These wild tales of flight. At first I didn’t believe them, wouldn’t dare myself to believe them. But as he kept telling them, as he continued to convey a picture of a planet that seemed ever more plausible and increasingly real, as he never seemed to contradict himself, as what he told always seemed to build on what he had said before rather than amend or subtly refine it, well, then I began to doubt my doubts.
Whether he was telling the truth or had caught me in a web that was more or less sophisticated in its spinning – a Scheherazade to my unwitting portrayal of Shahryar – time and the unfolding of this tale will tell. Hold your judgement, for you do not yet know what happens next, nor what after that; anything subsequent to what each of us, alien and human, has so far related.
We were so happy discovering what our bodies – alien and human – were together, and how they seemed less themselves, less our own, when at last we unwillingly separated the one of us from the other in order to pee or to eat. We talked and talked, words tumbling out of first one of us, then the other. Everything he said was a surprise, and I surprised myself with much of what I said, having through love become suddenly and shrewdly clear about my life and my art. We might be seeing everything through lenses the colour of rose, but every tinged-pink detail was sharp. The questions we asked of each other were the ones which addressed the formative parts of our selves, and we fished deep within for the answers, like ocean probes seeking out information far beyond the level to which light penetrated, the self-generated radial light of a previously undiscovered species being the sole source illuminating the murk as the answer rose back to the surface, thrusting aside the wash and plash of those everyday creatures drawn towards the sunlit fringes of the liquid mass.
The hearts of our minds were as much as each other’s disposal as the napes of our necks and the tenderest parts of our navels. We ate and drank of each other.
Nothing he said gave any hint that he had lived as a human and was now deceiving me, except his quickly established facility with a new language, that and the extent of what he described – without any sense of knowingness or irony – as his programmed knowledge about the earth. Physically and socially he was still as awkward as shy adolescent, but this only served to make his story stronger. There was a lot you could learn about humans from a distance, but interacting with them on their planet was always going to be a challenge.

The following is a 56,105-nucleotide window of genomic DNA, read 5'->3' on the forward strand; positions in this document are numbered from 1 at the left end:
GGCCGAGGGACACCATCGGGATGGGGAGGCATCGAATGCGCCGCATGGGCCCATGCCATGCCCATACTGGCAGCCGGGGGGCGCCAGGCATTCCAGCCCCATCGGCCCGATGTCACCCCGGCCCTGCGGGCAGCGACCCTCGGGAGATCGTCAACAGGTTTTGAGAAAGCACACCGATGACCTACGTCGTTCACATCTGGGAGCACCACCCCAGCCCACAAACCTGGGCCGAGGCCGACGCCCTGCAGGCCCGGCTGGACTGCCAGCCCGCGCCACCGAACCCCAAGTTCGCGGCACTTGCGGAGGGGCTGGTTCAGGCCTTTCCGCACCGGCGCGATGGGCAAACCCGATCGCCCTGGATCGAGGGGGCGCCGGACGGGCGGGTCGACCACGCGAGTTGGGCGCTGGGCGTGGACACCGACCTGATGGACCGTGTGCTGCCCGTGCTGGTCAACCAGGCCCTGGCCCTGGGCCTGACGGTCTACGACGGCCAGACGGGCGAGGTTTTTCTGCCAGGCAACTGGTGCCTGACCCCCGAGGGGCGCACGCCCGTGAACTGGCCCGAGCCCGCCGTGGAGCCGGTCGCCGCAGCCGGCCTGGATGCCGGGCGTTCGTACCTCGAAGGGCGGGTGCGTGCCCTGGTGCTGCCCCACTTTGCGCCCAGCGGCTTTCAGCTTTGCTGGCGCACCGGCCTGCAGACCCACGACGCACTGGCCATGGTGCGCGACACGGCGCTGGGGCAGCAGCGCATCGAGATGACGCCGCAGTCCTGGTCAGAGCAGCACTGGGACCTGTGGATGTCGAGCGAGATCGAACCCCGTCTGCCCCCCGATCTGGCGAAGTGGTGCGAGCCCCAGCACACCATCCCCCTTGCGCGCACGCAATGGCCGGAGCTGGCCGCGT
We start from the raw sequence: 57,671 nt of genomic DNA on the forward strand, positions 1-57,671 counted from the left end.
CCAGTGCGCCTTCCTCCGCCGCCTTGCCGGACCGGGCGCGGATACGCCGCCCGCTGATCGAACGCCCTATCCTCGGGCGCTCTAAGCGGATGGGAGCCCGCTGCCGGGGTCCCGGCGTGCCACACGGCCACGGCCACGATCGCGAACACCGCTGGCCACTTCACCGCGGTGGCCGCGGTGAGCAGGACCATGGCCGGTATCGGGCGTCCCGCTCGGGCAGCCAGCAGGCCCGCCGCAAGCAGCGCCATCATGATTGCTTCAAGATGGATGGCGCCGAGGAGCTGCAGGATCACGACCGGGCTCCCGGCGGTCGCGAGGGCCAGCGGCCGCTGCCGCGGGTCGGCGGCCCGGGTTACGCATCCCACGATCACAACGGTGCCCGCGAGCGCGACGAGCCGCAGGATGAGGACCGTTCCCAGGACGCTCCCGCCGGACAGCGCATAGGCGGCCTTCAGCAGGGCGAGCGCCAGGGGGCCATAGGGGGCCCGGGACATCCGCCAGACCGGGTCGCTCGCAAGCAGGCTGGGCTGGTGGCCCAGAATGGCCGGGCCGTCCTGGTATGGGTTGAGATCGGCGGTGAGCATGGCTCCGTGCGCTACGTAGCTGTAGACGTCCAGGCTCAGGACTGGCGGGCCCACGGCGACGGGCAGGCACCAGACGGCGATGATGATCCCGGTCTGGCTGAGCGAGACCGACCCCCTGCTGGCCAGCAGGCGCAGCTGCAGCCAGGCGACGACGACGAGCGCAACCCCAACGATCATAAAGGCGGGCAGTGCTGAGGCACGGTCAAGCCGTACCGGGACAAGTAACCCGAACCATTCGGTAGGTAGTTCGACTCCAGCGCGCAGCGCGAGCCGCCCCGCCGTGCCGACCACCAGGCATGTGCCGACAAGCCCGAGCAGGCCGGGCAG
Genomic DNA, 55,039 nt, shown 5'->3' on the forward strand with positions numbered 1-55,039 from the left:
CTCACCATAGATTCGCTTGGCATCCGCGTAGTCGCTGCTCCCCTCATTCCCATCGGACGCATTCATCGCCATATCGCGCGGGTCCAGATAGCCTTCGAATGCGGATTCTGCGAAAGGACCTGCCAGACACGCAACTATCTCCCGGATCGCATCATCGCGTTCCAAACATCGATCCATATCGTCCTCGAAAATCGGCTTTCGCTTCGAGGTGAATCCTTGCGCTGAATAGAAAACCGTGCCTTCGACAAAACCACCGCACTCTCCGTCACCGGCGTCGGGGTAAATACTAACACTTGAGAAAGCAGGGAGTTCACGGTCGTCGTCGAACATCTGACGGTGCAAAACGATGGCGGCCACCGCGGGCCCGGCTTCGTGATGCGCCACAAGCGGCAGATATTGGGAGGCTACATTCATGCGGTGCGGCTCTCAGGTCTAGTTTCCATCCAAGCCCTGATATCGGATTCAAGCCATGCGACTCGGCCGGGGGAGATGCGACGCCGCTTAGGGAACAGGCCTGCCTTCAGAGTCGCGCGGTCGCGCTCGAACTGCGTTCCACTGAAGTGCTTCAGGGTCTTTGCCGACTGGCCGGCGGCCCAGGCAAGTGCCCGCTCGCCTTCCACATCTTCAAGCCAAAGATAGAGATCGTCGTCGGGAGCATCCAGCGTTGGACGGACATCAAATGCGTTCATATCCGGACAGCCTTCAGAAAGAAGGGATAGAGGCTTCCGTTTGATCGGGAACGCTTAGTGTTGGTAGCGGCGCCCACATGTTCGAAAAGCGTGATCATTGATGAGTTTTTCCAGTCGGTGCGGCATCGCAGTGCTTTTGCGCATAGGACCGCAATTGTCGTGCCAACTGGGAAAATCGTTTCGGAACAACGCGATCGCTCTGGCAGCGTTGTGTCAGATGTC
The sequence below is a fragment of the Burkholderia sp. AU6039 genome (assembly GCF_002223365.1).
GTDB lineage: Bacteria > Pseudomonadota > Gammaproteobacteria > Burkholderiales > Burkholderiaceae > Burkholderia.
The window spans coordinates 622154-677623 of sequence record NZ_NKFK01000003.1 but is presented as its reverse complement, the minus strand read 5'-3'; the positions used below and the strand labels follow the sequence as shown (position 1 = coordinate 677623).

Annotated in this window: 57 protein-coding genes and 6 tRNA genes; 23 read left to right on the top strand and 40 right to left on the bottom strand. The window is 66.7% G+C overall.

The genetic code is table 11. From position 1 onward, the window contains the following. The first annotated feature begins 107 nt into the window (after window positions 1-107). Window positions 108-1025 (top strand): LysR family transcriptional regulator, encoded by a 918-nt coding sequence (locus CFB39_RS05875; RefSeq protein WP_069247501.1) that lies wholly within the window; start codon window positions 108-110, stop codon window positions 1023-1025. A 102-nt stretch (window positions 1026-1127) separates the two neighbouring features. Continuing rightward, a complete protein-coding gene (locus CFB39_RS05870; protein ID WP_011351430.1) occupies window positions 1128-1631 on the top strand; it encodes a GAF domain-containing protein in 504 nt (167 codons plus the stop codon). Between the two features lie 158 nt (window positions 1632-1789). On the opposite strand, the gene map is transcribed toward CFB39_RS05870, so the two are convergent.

Besides, after that one night at Sandy’s, we shunned the social for some time, content simply to develop the rules of our own intimacy, of first contact. How odd that he should be learning the nuance of look, touch and word from one who had almost forgotten what it was to be close to another; from one who had found proximity to another suffocating for so long, long ago. But I had to lead, and that gave me confidence, and an acknowledged pleasure in shaping the wild slim alien’s understanding of a relationship, of love, of what it was to be human. I was making him in my image, out of my own rib.
Of course, I got too comfortable. Imperceptibly I began to think that the present moment would stretch infinitley into the future. I should have known that it couldn’t last. The rebirth of his nightmares was only the beginning, but sure enough it was his screaming during the first reprisal of them which ripped me not only from sleep but from that state of bliss.
‘What is it my love, what’s wrong? Tell me what’s wrong.’ As if I had the power by listening to cure him of his terror, his madness, if that is what it was going to turn out to be. For that is what I would begin to fear, that he was simply mad, in an essentially human way, that this was not the inevitable pain and estrangement of an alien far from home. I ran my hands over his back, trying to smooth away the intensity of his distress into something more manageable, but my hands it seemed were sand-paper to him, and when they touched his shoulders, he screamed a scream of hurt. Startled, I fell backwards, and smacked the back of my head on the low, sloping ceiling. I must have lost consciousness, but his continued screaming was soon as effective as cold water would have been in reviving me. I could feel a bump swelling and an oncoming headache, but I knew I had to calm him down before – on a still night when there was no wind to mask sound – one of the neighbours called the police. I held him as firmly as I could by the arms and tried to hush him with eye contact. In between gasps of air that entered his lungs and hung heavy there, he spoke a few words. This is the sense that I made of it:
‘I dreamt that my wings were being severed. One of my own people, with a sharp knife. They would have to be strong to cut through tendons which connect wing to body. There is no greater crime, short of killing. Instances are rare outside of war now that the days of the ancients are long behind us. These Badezon were of a wing-taking sect that is as reviled as cannibals are by your people. How can they come to me as real as they seemed and yet I am unable to return to the world from which they travel?’
‘These dreams of yours. They are a curse. My species do not dream. Our sleep is short but deep and rarely troubled. We awake and we think of the new day, and sing our praises to it. Images of horror come only in conscious reflective moments. We control them, not they us. We turn them into art, drama, but we process such imaginings quickly, and we never dwell on them.’
It was as if he was calling down a curse not only on what was bad about our dreams, but what was good; and on the ambitious deliberations of what we might achieve in future that we also counted as dreams. A sentiment confirmed by the morning light when it revealed the raw red welts on each of the wild slim alien’s shoulder blades.